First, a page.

What Made Red Rum Such A Public Favourite?
Tiger Roll is looking to match the achievement of Red Rum when he lines up in the Grand National in April by winning the famous steeplechase for a third time.
Although that feat will be something special, it is worth pointing out that ‘Rummy’, as he was affectionately known, also finished second twice in the race where he always produced his best form.
Trained on the beach at Southport
Red Rum was trained not far from Aintree at Ginger McCain’s yard in Southport. The chaser suffered from a bone disease which meant that McCain had to use unconventional methods when it came to training the horse.
McCain would often take Rummy down to have a gallop on the beaches in Southport. The water was thought to be great for rehabilitation. In many ways, McCain was ahead of his time as some trainers now use indoor swimming pools for their horses to recover from injuries.
First success in the Grand National in 1973
The 1973 Grand National is many racing fans’ favourite running of the steeplechase in history. It included Australian chaser Crisp who was conceding weight to the rest of the field. He took up the running and looked set to win the contest.
At one stage of the race, Red Rum had 30 lengths to make up on his rival but as he got into the closing stages, he kept eating into Crisp’s lead. The younger horse was full of momentum on the run-in to the finish line and got up by ¾L to begin his incredible story in the race.
Defending his crown in the 1974 contest
Winning the Grand National is no easy feat. Coming back 12 months later with extra weight is even tougher. Red Rum managed that in 1974 carrying 12 stone.
Ridden by Brian Fletcher once again, Rummy came out on top ahead of L’Escargot. Later that month he completed an incredible double by prevailing in the Scottish Grand National at Ayr. That proved it wasn’t just at Aintree that he was able to produce his best form in these staying races.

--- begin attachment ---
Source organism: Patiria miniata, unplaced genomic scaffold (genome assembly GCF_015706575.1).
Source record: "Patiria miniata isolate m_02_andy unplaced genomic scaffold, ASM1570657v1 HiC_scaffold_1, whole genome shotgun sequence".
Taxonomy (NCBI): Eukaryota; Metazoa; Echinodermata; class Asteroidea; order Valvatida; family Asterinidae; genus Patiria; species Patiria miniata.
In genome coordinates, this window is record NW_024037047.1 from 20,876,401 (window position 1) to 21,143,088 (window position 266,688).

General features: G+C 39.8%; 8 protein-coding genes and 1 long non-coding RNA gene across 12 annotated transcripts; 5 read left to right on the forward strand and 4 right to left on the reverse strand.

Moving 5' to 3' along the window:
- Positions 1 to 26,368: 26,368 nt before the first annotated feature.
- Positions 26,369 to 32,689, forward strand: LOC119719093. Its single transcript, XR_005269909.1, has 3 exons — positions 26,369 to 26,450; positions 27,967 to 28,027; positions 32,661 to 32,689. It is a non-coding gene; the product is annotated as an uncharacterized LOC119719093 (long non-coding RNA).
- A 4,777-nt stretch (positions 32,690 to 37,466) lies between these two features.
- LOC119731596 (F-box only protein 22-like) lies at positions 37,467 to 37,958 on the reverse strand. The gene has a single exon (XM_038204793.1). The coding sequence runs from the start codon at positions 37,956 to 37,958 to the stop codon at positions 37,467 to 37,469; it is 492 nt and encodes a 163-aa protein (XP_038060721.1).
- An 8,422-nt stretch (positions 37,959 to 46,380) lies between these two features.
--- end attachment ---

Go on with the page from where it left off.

A third victory came at the age of 12 in 1977
After finishing second in the 1975 and 1976 renewals of the Merseyside contest, Red Rum’s chances of a third National looked to have slipped away from him. The people’s champion had one last big day in him though, as he went on to win the 1977 contest.
With Tommy Stack on board this time, due to a fall out between McCain and Fletcher, Red Rum had top weight of 11 stone 8lb and was able to successfully give weight to the rest of the field again.
Red Rum continued to be a superstar after retirement
Red Rum was being prepared for another shot at the famous steeplechase in 1978, however, he suffered a hairline fracture the day before the race in his final gallop. As a result, Connections opted to retire their horse, drawing an end to what was a spectacular career.
Rummy still continued to be in high demand. He appeared on television shows, opened supermarkets and travelled the country so fans could have their picture taken with the legend.
When he died in 1995 at the age of 30, he was buried at the winning line at Aintree. There is also a statue at the Merseyside racecourse of the horse that the whole nation fell in love with in the 70s.
Although no horse will ever be able to hold a place in the public’s hearts like Rummy did, Tiger Roll will be roared on by thousands of supporters at Aintree in April.